hadrosaurs if they were not bipedal. Trotting was probably the fastest gait
of ankylosaurs. 

Gallop - This is basically the quadrupedal version of bounding, it is very
variable in form. In juvenile crocodilians it is a simple bounding run that
looks like a silly squirrel in armor plate dragging a fat tail behind, in
bigger mammals it is a complex, asymmetrical affair. If prosauropods galloped
they may have done so like crocs, ceratopsians more like mammals. 

On energetics - 

It has been claimed that the relationship between energy consumption and
speed is complex in most animals. Not so. Here is how to calculate how much
energy a given land animal will use to walk or run. This equation is the
standard based on data from Fedak & Seeherman 1979, Taylor et al 1982,
Schmidt-Nielsen 1984, Hill & Wyse 1989, etc., etc. 

kilocalories used to move 1 km = 2.5 times body mass in kg to the 0.7 power. 
(The slope is a little lower in some studies, I use the regressions that
include reptiles.) 

Have used this equation so often can cite it in my sleep. This applies to
virtually anything, a lizard, a chicken, a cat, a human, an elephant. Even
snakes! Does not apply to kangaroos. For caribou and gnu divide by about
half, because these migrators have evolved unusually efficient legs - how is

The formula is so simple because the cost of locomotion is independent of
speed - why this is so, and why the cost of locomotion is so similar in so
many animals, is one of the most important questions in bioenergetics. Say
you have a 1 tonne animal. It costs it about 315 kcal (equals 0.315 dietary
calories) for it to move a kilometer regardless of whether it walks, ambles,
trots, paces or gallops at a speed of 1 or 50 km/h. If the animal walks at 1
km/h, it burns 5.25 kcal/min. If it gallops at 35 km/h, then it burns 35
times as much in that minute. Actually, it is to the benefit of an animal to
move as fast as possible because it burns less of its basal metabolic rate
while moving a given distance, but the effect is moderate because the cost of
moving at even moderate speeds is so many times larger than the resting MR.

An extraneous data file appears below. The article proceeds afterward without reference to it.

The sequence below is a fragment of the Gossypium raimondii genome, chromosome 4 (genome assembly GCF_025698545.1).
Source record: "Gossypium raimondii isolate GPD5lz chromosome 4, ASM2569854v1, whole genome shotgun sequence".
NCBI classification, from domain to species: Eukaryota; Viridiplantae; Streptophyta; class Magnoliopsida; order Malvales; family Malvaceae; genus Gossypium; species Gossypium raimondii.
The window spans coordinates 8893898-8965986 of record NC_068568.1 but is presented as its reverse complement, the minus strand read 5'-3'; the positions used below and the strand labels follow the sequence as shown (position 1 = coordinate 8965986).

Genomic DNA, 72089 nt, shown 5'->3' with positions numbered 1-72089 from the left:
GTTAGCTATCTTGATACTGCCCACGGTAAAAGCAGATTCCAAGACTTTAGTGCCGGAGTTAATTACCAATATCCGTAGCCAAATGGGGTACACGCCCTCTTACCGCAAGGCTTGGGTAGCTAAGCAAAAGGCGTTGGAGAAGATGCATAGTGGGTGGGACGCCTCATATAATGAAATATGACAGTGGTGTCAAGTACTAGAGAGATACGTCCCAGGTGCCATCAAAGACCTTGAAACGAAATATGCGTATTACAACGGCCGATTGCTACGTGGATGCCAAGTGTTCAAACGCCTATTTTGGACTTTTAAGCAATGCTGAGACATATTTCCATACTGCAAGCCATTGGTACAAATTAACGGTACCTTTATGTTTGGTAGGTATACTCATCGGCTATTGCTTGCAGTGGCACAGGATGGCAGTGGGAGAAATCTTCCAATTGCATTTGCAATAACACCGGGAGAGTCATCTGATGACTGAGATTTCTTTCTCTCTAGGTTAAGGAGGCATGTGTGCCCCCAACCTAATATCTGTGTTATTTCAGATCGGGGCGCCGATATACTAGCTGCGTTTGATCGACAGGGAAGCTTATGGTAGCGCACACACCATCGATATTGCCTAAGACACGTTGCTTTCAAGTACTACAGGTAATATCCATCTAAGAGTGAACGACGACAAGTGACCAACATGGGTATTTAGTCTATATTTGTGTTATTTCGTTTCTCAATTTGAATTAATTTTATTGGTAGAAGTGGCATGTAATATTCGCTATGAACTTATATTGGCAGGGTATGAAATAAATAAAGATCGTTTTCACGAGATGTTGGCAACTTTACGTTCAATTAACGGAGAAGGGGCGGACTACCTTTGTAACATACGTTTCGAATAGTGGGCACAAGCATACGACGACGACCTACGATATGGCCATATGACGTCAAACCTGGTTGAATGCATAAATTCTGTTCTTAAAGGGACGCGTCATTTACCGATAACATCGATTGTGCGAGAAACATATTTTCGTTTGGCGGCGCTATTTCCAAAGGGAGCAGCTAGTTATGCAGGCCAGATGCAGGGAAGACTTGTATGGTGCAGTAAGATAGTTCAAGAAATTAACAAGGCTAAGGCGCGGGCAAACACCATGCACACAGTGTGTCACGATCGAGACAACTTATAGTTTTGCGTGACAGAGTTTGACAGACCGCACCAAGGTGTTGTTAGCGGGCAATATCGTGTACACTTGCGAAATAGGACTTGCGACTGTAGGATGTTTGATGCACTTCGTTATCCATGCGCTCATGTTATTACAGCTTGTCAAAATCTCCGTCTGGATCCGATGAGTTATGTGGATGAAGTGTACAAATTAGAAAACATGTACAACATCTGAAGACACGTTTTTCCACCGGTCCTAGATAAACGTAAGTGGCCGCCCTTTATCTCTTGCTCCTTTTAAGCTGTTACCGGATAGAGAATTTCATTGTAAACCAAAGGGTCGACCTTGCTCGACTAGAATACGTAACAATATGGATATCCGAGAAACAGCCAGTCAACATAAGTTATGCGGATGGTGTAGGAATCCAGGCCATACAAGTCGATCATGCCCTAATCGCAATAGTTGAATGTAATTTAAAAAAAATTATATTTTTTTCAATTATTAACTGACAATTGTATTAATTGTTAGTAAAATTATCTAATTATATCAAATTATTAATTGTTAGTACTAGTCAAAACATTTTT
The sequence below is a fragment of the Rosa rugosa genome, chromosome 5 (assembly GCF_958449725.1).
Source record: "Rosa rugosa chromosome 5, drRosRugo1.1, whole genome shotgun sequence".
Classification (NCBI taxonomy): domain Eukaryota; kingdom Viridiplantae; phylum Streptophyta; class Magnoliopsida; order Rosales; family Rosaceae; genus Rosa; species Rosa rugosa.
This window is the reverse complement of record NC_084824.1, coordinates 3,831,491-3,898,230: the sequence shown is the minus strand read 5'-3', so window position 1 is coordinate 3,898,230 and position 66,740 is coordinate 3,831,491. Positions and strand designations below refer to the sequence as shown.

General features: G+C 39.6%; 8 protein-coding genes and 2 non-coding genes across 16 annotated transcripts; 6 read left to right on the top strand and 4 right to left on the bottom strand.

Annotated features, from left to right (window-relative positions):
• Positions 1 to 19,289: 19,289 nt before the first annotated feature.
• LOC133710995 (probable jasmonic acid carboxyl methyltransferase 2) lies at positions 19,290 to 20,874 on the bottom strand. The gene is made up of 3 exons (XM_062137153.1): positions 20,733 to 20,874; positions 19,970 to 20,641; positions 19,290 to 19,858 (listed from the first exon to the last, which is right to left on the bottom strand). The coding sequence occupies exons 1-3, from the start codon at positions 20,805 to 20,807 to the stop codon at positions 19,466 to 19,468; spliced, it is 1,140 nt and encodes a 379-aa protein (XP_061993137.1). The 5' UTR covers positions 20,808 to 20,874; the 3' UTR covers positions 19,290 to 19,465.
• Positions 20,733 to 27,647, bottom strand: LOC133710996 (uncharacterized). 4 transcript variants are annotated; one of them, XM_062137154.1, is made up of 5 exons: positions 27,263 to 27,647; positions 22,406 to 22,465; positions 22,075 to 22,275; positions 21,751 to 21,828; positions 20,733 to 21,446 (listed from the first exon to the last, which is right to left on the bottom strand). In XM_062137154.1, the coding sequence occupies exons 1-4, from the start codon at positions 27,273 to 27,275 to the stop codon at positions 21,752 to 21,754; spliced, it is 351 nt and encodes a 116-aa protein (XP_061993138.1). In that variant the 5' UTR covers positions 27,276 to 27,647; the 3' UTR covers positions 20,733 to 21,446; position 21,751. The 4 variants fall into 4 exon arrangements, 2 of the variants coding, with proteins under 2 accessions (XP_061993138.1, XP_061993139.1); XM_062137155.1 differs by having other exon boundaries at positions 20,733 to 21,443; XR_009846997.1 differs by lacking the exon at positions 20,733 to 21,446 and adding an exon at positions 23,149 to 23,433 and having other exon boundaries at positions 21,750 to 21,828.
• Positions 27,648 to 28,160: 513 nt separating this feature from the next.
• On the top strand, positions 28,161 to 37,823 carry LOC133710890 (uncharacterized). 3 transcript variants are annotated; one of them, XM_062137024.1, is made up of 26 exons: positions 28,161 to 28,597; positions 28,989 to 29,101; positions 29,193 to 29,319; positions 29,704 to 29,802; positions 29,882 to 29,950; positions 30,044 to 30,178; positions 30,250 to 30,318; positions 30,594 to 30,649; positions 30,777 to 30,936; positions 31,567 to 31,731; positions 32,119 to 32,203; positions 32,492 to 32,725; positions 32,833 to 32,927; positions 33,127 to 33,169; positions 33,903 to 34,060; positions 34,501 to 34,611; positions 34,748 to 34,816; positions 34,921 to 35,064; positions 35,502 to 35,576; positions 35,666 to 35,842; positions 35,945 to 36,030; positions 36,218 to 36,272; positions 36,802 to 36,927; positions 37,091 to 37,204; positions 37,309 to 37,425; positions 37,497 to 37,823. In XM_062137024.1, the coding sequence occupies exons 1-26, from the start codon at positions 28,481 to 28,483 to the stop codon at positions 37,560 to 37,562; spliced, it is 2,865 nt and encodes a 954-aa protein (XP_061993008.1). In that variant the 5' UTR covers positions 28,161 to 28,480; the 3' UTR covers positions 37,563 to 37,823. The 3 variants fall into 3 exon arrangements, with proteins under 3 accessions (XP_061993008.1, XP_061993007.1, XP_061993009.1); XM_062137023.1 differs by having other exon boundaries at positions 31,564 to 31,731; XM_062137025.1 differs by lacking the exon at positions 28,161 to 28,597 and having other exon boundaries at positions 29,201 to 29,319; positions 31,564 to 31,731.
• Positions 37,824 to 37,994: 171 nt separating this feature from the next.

Those physcial fitness experts who know their stuff will tell you that you
burn the same number of calories whether you walk, jog or run a mile. The
advantage of running is that you cover three times the distance and burn
three times as many calories in the same amount of time as walking, and you
work your heart many times harder. 

On who knows what - 

Some of those who contribute to this list may wish to remember that some of
us have been investigating and publishing on animal locomotion for a long
time. Moi, for example, has been at it for two decades. I recall reviewing
Alexander's seminal book on Dynamics of Dinosaurs for the New York Times and
Historical Biology. Just completed a major study on ceratopsian locomotion
(in which I shall publish my data on elephant speed) with a Danish
researcher. Have submitted another study on locomotion in giant theropods.
Why, I've used the above equation to prove that polar dinosaurs could not
have migrated away from winters in a number of papers, and to disprove
assertions that ectothermic dinosaurs could migrate further than endothermic
ones (now that was a REALLY silly notion). Was the first person to show the
link between foot immobility and the inability to run back in
DinosPast&Present VII. Also the first to show that limb posture and possibly
speed was independent of size in ornithomimids and tyrannosaurs, a hypothesis
included by T. MacMahon in his 1984 book. 

Science is like a rough contact sport. Its fun, but you get knocked about,
and to win you have to know you're business. We all get our bruises and
sometimes we lose. So play the game with the big boys at your own risk.